I'm still struggling to see why you're comparing Warsaw, founded in ~1200, to a Toronto suburb which was founded for all intents and purposes in ~1970. If you're going to speak to edge conditions, your direct comparison for Vaughan would be Tarchomin or Bialoleka, and not Ochota, which would be the equivalent of Parkdale etc.

And, if anything, the map you've shown of Vaughan disproves your point on logistics: arterial streets are built out in a grid pattern (following historic concession lines), collector streets connect between the arterial grid to support traffic flow and local streets diffuse there; this three tier system is supported by highway interchanges at arterial intersections, regional rail (all day, two way) and a bus rapid transit system that feeds into an existing metro network. This system functions much more effectively than in Tarchomin or Bialoleka.

If your point was that Vaughan will be hard to retrofit in the future, you only need to take a drive down many suburban arterials where medium density development (townhouses), mid-rise development and/or mixed use projects are happening and new streetscapes are emerging.

But in any event, my overall point was, "historic" does not necessary mean dense, but rather, within an old boundary.
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Old February 26th, 2016, 10:30 PM   #2524
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The point I'm making which has gotten lost in the discussion is about perceptions of cities and in this case our perception of Warsaw, which is tied into an earlier discussion of whether Warsaw is beautiful.

Warsaw is not all commie blocks and empty lots with remnants of ruins around a tiny little Disneyesque old town and Toronto is not all prim Edwardian neighbourhoods and trendy Queen Street type conditions. Only 700,000 people live in the latter condition, the rest in sprawl and some slightly compact edge cities based on historic settlements. There are other realities that are not so pleasant.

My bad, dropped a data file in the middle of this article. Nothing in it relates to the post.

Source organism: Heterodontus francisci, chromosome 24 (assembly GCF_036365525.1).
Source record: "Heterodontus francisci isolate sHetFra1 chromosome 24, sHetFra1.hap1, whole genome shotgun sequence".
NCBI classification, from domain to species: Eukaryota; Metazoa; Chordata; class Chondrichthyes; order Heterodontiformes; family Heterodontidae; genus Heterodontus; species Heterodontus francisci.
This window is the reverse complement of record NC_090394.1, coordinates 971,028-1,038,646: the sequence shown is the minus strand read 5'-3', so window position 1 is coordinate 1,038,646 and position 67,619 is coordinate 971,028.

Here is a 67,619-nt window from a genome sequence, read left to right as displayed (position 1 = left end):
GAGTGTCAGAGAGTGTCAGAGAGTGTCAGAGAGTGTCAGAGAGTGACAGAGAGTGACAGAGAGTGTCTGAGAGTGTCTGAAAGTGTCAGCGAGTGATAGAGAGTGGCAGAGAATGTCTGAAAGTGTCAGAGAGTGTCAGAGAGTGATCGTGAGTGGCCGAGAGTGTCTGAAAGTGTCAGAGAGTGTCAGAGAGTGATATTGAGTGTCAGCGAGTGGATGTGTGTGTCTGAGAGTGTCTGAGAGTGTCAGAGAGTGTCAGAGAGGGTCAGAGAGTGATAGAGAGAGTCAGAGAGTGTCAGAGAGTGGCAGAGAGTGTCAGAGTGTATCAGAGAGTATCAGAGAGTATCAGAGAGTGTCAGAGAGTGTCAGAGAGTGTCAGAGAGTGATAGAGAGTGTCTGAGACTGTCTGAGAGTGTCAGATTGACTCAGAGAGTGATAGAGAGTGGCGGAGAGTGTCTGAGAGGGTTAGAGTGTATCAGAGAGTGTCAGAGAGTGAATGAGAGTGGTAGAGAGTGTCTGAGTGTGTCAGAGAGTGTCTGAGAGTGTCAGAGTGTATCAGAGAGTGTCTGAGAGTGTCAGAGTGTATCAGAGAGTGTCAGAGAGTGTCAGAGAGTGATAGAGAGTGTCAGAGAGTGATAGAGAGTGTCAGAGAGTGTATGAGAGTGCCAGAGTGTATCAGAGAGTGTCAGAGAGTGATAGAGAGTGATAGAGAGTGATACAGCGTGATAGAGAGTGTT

My main postulate is that the less sprawl (urbanistyka lanowa for Polish version and more planned variants) the more attractive a city overall.

My other postulate is that we perceive our city and visitors perceive our city based on the city centre - or the extent of our experience. We don't have a sense of place, based on the composite of experiences that define our city, but mainly on where we live/visit and what we travel through.

My final postulate is that Polish people and others have a bias towards things Polish, they look at all things Warsaw and Poland through a very negative lens. This is a form of prejudice which will take more time to remedy. For example, a friend of mine designs zoos. We were on a trip last year in Poland and I discovered that Wroclaw has an amazing zoo. She inquired through her colleagues about it and was told that there are no zoos worth seeing in Poland. we went to the Wroclaw zoo and it blew her away. She was advised to see the Berlin and London zoo, but there's nothing really great in Poland. Wroclaw zoo is actually the second largest in the world based on species number. Many such biases exist about Poland.

Quote:
Originally Posted by intervention: And, if anything, the map you've shown of Vaughan disproves your point on logistics: arterial streets are built out in a grid pattern (following historic concession lines), collector streets connect between the arterial grid to support traffic flow and local streets diffuse there; this three tier system is supported by highway interchanges at arterial intersections, regional rail (all day, two way) and a bus rapid transit system that feeds into an existing metro network. This system functions much more effectively than in Tarchomin or Bialoleka.